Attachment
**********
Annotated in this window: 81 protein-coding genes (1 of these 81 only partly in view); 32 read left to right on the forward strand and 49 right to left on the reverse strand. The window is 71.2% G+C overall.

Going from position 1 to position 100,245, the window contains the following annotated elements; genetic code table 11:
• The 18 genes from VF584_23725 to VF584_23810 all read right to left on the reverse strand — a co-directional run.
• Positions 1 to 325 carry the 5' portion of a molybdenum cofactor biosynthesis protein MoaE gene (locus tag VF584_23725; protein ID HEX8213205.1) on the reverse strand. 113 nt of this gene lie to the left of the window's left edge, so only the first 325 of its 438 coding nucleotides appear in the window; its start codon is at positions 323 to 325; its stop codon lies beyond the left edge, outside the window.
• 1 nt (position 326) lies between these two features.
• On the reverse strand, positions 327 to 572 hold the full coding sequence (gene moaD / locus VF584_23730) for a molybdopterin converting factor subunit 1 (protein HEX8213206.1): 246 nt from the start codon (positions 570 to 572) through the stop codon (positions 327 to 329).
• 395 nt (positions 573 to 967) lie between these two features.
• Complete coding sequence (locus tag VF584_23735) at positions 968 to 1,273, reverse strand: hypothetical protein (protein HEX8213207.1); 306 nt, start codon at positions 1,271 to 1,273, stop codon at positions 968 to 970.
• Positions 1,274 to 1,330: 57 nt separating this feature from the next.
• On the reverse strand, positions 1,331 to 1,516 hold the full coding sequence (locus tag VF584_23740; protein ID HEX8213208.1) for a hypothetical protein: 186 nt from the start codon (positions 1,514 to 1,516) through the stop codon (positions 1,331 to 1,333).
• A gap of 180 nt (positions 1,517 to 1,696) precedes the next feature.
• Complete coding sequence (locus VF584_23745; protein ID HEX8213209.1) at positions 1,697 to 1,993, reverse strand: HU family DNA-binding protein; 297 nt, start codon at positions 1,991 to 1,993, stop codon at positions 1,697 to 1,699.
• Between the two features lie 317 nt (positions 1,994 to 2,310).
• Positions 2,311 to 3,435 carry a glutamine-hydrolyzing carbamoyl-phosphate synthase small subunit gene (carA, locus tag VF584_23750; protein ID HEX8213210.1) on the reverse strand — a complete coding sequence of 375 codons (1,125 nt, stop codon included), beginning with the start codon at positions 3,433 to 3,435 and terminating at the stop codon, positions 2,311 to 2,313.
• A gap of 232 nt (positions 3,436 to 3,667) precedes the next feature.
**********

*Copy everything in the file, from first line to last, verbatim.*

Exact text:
Annotated in this window: 81 protein-coding genes (1 of these 81 only partly in view); 32 read left to right on the forward strand and 49 right to left on the reverse strand. The window is 71.2% G+C overall.

Going from position 1 to position 100,245, the window contains the following annotated elements; genetic code table 11:
• The 18 genes from VF584_23725 to VF584_23810 all read right to left on the reverse strand — a co-directional run.
• Positions 1 to 325 carry the 5' portion of a molybdenum cofactor biosynthesis protein MoaE gene (locus tag VF584_23725; protein ID HEX8213205.1) on the reverse strand. 113 nt of this gene lie to the left of the window's left edge, so only the first 325 of its 438 coding nucleotides appear in the window; its start codon is at positions 323 to 325; its stop codon lies beyond the left edge, outside the window.
• 1 nt (position 326) lies between these two features.
• On the reverse strand, positions 327 to 572 hold the full coding sequence (gene moaD / locus VF584_23730) for a molybdopterin converting factor subunit 1 (protein HEX8213206.1): 246 nt from the start codon (positions 570 to 572) through the stop codon (positions 327 to 329).
• 395 nt (positions 573 to 967) lie between these two features.
• Complete coding sequence (locus tag VF584_23735) at positions 968 to 1,273, reverse strand: hypothetical protein (protein HEX8213207.1); 306 nt, start codon at positions 1,271 to 1,273, stop codon at positions 968 to 970.
• Positions 1,274 to 1,330: 57 nt separating this feature from the next.
• On the reverse strand, positions 1,331 to 1,516 hold the full coding sequence (locus tag VF584_23740; protein ID HEX8213208.1) for a hypothetical protein: 186 nt from the start codon (positions 1,514 to 1,516) through the stop codon (positions 1,331 to 1,333).
• A gap of 180 nt (positions 1,517 to 1,696) precedes the next feature.
• Complete coding sequence (locus VF584_23745; protein ID HEX8213209.1) at positions 1,697 to 1,993, reverse strand: HU family DNA-binding protein; 297 nt, start codon at positions 1,991 to 1,993, stop codon at positions 1,697 to 1,699.
• Between the two features lie 317 nt (positions 1,994 to 2,310).
• Positions 2,311 to 3,435 carry a glutamine-hydrolyzing carbamoyl-phosphate synthase small subunit gene (carA, locus tag VF584_23750; protein ID HEX8213210.1) on the reverse strand — a complete coding sequence of 375 codons (1,125 nt, stop codon included), beginning with the start codon at positions 3,433 to 3,435 and terminating at the stop codon, positions 2,311 to 2,313.
• A gap of 232 nt (positions 3,436 to 3,667) precedes the next feature.